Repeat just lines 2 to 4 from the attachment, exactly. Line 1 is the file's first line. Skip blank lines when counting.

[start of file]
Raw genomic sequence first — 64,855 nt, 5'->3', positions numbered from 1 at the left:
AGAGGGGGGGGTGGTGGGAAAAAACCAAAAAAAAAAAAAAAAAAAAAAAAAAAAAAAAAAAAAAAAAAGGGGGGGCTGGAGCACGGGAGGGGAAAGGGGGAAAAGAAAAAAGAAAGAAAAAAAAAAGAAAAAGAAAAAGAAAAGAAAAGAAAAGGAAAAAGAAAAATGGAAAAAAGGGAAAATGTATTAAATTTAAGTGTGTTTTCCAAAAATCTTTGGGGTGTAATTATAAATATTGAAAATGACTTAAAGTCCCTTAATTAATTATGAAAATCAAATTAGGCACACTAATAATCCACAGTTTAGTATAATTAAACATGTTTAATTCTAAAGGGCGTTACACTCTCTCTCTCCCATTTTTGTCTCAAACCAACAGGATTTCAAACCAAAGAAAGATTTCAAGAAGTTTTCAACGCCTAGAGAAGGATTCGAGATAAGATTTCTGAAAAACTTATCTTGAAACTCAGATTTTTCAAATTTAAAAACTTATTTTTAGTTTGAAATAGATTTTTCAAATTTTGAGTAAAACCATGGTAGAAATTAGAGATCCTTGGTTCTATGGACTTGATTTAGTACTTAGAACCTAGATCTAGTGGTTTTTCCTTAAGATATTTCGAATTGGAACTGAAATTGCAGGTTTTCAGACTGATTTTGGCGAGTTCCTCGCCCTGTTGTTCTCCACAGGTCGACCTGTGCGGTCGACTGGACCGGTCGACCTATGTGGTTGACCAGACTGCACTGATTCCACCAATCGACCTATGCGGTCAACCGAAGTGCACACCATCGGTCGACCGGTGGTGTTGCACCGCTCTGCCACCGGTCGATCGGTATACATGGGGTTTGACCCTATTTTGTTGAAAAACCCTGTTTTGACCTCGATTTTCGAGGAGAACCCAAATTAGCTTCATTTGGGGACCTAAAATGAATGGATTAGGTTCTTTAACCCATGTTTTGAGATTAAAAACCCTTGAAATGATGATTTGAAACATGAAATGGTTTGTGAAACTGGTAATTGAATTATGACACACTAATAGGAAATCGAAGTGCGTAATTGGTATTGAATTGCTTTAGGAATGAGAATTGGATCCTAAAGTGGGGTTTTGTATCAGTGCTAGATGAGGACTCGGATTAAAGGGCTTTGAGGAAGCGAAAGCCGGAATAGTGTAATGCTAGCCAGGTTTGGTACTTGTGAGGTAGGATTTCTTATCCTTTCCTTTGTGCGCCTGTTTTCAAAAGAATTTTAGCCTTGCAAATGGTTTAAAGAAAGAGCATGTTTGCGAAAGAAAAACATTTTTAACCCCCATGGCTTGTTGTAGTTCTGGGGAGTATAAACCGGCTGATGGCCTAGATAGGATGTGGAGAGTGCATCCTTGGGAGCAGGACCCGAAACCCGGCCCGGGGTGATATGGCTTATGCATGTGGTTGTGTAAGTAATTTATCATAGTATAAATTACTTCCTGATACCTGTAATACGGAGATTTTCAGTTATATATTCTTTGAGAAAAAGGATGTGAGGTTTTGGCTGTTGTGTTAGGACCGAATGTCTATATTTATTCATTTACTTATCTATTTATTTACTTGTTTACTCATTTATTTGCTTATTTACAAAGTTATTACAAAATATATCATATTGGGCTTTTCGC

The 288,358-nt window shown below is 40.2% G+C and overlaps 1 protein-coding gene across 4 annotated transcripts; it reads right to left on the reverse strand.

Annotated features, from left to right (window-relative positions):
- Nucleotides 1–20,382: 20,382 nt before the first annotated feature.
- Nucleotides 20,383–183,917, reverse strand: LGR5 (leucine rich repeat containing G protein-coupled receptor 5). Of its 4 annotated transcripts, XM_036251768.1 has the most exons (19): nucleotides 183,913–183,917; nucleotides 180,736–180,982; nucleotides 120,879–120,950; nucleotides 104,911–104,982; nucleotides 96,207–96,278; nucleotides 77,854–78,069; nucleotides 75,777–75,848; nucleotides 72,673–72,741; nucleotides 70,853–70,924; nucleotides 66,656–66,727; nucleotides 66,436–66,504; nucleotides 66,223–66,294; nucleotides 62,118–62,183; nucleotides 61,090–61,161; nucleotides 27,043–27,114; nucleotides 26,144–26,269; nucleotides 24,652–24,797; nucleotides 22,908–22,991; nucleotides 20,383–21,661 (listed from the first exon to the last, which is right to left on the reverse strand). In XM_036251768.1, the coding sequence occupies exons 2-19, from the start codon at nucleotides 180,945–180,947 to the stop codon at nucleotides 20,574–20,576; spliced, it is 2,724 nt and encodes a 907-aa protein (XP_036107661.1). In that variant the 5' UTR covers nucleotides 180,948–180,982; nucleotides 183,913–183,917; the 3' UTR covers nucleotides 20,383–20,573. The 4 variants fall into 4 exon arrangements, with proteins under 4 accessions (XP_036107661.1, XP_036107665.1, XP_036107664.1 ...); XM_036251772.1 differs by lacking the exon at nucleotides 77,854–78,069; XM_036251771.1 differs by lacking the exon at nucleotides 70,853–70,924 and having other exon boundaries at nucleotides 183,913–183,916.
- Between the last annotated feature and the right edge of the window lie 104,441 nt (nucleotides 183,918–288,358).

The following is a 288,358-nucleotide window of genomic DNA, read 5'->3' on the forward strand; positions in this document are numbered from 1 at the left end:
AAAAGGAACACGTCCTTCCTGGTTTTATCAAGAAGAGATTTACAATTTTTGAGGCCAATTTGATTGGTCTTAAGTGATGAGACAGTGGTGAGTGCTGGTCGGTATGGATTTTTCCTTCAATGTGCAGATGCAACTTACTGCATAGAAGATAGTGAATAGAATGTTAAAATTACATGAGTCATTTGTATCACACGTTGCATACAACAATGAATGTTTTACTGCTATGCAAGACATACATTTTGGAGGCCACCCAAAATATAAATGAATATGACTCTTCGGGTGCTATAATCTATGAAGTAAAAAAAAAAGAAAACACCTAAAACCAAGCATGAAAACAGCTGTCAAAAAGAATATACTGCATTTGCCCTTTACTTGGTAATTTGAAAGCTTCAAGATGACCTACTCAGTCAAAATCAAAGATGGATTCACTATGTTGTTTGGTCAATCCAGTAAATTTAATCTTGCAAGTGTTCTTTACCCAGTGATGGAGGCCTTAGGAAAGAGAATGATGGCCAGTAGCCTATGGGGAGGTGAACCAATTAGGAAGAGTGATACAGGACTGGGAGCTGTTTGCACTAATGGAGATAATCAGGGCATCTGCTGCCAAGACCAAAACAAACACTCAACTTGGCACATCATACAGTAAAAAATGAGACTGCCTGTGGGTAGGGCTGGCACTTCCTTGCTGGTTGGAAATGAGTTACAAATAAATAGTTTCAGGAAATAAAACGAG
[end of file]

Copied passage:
AGAGGGGGGGGTGGTGGGAAAAAACCAAAAAAAAAAAAAAAAAAAAAAAAAAAAAAAAAAAAAAAAAAGGGGGGGCTGGAGCACGGGAGGGGAAAGGGGGAAAAGAAAAAAGAAAGAAAAAAAAAAGAAAAAGAAAAAGAAAAGAAAAGAAAAGGAAAAAGAAAAATGGAAAAAAGGGAAAATGTATTAAATTTAAGTGTGTTTTCCAAAAATCTTTGGGGTGTAATTATAAATATTGAAAATGACTTAAAGTCCCTTAATTAATTATGAAAATCAAATTAGGCACACTAATAATCCACAGTTTAGTATAATTAAACATGTTTAATTCTAAAGGGCGTTACACTCTCTCTCTCCCATTTTTGTCTCAAACCAACAGGATTTCAAACCAAAGAAAGATTTCAAGAAGTTTTCAACGCCTAGAGAAGGATTCGAGATAAGATTTCTGAAAAACTTATCTTGAAACTCAGATTTTTCAAATTTAAAAACTTATTTTTAGTTTGAAATAGATTTTTCAAATTTTGAGTAAAACCATGGTAGAAATTAGAGATCCTTGGTTCTATGGACTTGATTTAGTACTTAGAACCTAGATCTAGTGGTTTTTCCTTAAGATATTTCGAATTGGAACTGAAATTGCAGGTTTTCAGACTGATTTTGGCGAGTTCCTCGCCCTGTTGTTCTCCACAGGTCGACCTGTGCGGTCGACTGGACCGGTCGACCTATGTGGTTGACCAGACTGCACTGATTCCACCAATCGACCTATGCGGTCAACCGAAGTGCACACCATCGGTCGACCGGTGGTGTTGCACCGCTCTGCCACCGGTCGATCGGTATACATGGGGTTTGACCCTATTTTGTTGAAAAACCCTGTTTTGACCTCGATTTTCGAGGAGAACCCAAATTAGCTTCATTTGGGGACCTAAAATGAATGGATTAGGTTCTTTAACCCATGTTTTGAGATTAAAAACCCTTGAAATGATGATTTGAAACATGAAATGGTTTGTGAAACTGGTAATTGAATTATGACACACTAATAGGAAATCGAAGTGCGTAATTGGTATTGAATTGCTTTAGGAATGAGAATTGGATCCTAAAGTGGGGTTTTGTATCAGTGCTAGATGAGGACTCGGATTAAAGGGCTTTGAGGAAGCGAAAGCCGGAATAGTGTAATGCTAGCCAGGTTTGGTACTTGTGAGGTAGGATTTCTTATCCTTTCCTTTGTGCGCCTGTTTTCAAAAGAATTTTAGCCTTGCAAATGGTTTAAAGAAAGAGCATGTTTGCGAAAGAAAAACATTTTTAACCCCCATGGCTTGTTGTAGTTCTGGGGAGTATAAACCGGCTGATGGCCTAGATAGGATGTGGAGAGTGCATCCTTGGGAGCAGGACCCGAAACCCGGCCCGGGGTGATATGGCTTATGCATGTGGTTGTGTAAGTAATTTATCATAGTATAAATTACTTCCTGATACCTGTAATACGGAGATTTTCAGTTATATATTCTTTGAGAAAAAGGATGTGAGGTTTTGGCTGTTGTGTTAGGACCGAATGTCTATATTTATTCATTTACTTATCTATTTATTTACTTGTTTACTCATTTATTTGCTTATTTACAAAGTTATTACAAAATATATCATATTGGGCTTTTCGC

The 288,358-nt window shown below is 40.2% G+C and overlaps 1 protein-coding gene across 4 annotated transcripts; it reads right to left on the reverse strand.

Annotated features, from left to right (window-relative positions):